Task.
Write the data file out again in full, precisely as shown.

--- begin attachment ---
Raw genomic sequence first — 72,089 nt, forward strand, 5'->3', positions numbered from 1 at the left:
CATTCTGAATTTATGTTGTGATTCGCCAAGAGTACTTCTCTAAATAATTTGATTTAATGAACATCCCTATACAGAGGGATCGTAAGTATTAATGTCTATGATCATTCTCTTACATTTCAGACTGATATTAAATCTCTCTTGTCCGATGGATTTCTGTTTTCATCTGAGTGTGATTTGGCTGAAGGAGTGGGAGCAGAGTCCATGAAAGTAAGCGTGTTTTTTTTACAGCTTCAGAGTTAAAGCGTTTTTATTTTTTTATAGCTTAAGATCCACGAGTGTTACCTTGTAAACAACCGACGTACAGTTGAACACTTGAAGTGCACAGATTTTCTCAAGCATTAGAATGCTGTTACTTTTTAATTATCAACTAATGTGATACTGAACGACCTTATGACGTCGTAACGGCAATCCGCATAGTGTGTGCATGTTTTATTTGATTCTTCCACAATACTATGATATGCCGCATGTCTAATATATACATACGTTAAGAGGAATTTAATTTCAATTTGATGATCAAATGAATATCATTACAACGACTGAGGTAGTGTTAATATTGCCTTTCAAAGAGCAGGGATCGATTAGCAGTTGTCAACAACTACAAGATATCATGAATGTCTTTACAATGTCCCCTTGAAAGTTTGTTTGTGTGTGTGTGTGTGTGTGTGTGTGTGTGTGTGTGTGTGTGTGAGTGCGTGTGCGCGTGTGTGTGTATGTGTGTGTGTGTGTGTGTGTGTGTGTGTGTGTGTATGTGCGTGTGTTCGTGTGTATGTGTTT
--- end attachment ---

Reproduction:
Raw genomic sequence first — 72,089 nt, forward strand, 5'->3', positions numbered from 1 at the left:
CATTCTGAATTTATGTTGTGATTCGCCAAGAGTACTTCTCTAAATAATTTGATTTAATGAACATCCCTATACAGAGGGATCGTAAGTATTAATGTCTATGATCATTCTCTTACATTTCAGACTGATATTAAATCTCTCTTGTCCGATGGATTTCTGTTTTCATCTGAGTGTGATTTGGCTGAAGGAGTGGGAGCAGAGTCCATGAAAGTAAGCGTGTTTTTTTTACAGCTTCAGAGTTAAAGCGTTTTTATTTTTTTATAGCTTAAGATCCACGAGTGTTACCTTGTAAACAACCGACGTACAGTTGAACACTTGAAGTGCACAGATTTTCTCAAGCATTAGAATGCTGTTACTTTTTAATTATCAACTAATGTGATACTGAACGACCTTATGACGTCGTAACGGCAATCCGCATAGTGTGTGCATGTTTTATTTGATTCTTCCACAATACTATGATATGCCGCATGTCTAATATATACATACGTTAAGAGGAATTTAATTTCAATTTGATGATCAAATGAATATCATTACAACGACTGAGGTAGTGTTAATATTGCCTTTCAAAGAGCAGGGATCGATTAGCAGTTGTCAACAACTACAAGATATCATGAATGTCTTTACAATGTCCCCTTGAAAGTTTGTTTGTGTGTGTGTGTGTGTGTGTGTGTGTGTGTGTGTGTGTGTGTGAGTGCGTGTGCGCGTGTGTGTGTATGTGTGTGTGTGTGTGTGTGTGTGTGTGTGTGTGTATGTGCGTGTGTTCGTGTGTATGTGTTT